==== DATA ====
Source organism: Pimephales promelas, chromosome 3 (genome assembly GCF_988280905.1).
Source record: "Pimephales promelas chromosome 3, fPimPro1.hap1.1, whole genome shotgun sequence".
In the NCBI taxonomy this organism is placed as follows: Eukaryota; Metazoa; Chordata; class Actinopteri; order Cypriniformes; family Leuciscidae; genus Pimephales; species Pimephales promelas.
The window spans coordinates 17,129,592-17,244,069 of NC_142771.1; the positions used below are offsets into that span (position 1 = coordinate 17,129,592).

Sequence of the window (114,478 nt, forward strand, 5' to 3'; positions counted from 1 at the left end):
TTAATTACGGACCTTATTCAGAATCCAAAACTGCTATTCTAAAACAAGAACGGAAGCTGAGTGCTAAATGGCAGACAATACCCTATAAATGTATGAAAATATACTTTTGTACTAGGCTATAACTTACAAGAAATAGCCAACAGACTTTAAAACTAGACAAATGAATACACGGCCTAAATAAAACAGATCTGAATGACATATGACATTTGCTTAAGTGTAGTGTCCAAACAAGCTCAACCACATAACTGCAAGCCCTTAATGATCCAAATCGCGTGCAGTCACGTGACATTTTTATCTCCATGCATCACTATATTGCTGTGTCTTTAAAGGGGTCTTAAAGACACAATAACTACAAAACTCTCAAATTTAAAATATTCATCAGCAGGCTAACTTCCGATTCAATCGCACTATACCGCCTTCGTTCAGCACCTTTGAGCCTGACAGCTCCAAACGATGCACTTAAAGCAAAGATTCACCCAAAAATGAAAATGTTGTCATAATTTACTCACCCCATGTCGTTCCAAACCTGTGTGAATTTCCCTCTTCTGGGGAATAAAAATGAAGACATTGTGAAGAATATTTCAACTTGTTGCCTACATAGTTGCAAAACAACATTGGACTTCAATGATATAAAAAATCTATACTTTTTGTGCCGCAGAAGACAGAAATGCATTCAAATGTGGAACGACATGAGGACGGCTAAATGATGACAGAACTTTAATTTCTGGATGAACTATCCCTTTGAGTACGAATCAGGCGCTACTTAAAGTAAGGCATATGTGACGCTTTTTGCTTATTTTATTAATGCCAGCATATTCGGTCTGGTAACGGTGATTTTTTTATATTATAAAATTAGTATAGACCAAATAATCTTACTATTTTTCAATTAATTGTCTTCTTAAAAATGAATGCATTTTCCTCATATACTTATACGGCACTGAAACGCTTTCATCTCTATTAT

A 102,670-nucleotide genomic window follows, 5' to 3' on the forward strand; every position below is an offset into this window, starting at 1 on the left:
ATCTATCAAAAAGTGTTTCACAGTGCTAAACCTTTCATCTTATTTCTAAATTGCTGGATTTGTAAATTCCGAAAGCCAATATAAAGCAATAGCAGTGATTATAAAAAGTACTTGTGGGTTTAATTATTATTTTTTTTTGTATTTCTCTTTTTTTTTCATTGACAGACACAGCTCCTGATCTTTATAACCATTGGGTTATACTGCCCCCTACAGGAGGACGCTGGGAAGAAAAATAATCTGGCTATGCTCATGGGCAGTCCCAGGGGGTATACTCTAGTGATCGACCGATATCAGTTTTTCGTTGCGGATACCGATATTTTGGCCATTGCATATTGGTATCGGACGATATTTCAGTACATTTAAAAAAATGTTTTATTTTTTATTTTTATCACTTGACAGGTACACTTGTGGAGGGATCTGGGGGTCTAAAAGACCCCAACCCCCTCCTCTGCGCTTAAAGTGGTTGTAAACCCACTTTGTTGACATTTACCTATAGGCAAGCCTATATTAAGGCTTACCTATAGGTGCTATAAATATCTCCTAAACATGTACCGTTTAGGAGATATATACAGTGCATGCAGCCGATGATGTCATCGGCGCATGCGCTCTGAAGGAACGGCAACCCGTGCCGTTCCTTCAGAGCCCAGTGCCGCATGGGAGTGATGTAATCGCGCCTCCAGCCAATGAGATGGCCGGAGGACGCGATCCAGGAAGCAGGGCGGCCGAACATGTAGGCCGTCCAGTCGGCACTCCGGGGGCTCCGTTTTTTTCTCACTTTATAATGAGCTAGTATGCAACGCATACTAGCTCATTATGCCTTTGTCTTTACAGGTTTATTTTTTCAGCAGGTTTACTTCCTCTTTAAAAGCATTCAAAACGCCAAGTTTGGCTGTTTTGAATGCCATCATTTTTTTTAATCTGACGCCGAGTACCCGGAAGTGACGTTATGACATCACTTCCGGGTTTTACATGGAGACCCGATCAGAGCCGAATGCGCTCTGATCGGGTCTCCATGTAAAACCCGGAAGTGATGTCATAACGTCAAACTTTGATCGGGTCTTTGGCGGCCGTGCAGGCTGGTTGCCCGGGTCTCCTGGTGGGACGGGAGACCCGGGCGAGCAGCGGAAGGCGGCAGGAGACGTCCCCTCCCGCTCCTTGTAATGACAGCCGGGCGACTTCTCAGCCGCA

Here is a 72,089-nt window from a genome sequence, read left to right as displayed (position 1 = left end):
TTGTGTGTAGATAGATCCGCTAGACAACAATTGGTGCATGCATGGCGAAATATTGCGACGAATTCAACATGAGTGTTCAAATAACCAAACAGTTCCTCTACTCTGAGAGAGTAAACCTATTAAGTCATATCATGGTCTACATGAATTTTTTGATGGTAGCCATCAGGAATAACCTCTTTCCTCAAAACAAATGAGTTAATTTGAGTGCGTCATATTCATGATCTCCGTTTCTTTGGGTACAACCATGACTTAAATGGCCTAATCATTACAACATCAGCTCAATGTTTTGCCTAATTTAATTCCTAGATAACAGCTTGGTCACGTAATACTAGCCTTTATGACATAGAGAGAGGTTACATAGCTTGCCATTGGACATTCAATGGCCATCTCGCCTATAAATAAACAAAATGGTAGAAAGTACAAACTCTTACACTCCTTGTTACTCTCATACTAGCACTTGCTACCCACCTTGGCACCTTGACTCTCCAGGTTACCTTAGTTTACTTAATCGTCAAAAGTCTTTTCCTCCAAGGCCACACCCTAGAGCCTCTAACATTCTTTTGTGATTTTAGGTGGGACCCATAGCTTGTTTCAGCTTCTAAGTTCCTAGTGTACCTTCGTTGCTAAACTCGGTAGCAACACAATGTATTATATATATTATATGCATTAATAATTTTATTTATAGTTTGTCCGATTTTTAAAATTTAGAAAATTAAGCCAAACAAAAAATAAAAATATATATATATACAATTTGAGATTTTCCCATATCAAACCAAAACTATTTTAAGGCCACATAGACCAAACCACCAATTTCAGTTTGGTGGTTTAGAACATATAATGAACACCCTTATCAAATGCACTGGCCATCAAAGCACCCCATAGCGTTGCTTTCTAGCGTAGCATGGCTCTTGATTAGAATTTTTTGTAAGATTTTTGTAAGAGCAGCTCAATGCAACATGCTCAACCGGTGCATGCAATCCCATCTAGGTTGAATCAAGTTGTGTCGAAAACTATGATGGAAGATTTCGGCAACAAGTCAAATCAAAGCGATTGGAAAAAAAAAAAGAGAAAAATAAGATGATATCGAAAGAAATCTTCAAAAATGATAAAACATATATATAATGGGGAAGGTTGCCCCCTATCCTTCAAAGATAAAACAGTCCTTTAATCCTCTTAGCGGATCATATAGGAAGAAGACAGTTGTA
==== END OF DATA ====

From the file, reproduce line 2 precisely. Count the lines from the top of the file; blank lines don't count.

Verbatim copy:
Source record: "Pimephales promelas chromosome 3, fPimPro1.hap1.1, whole genome shotgun sequence".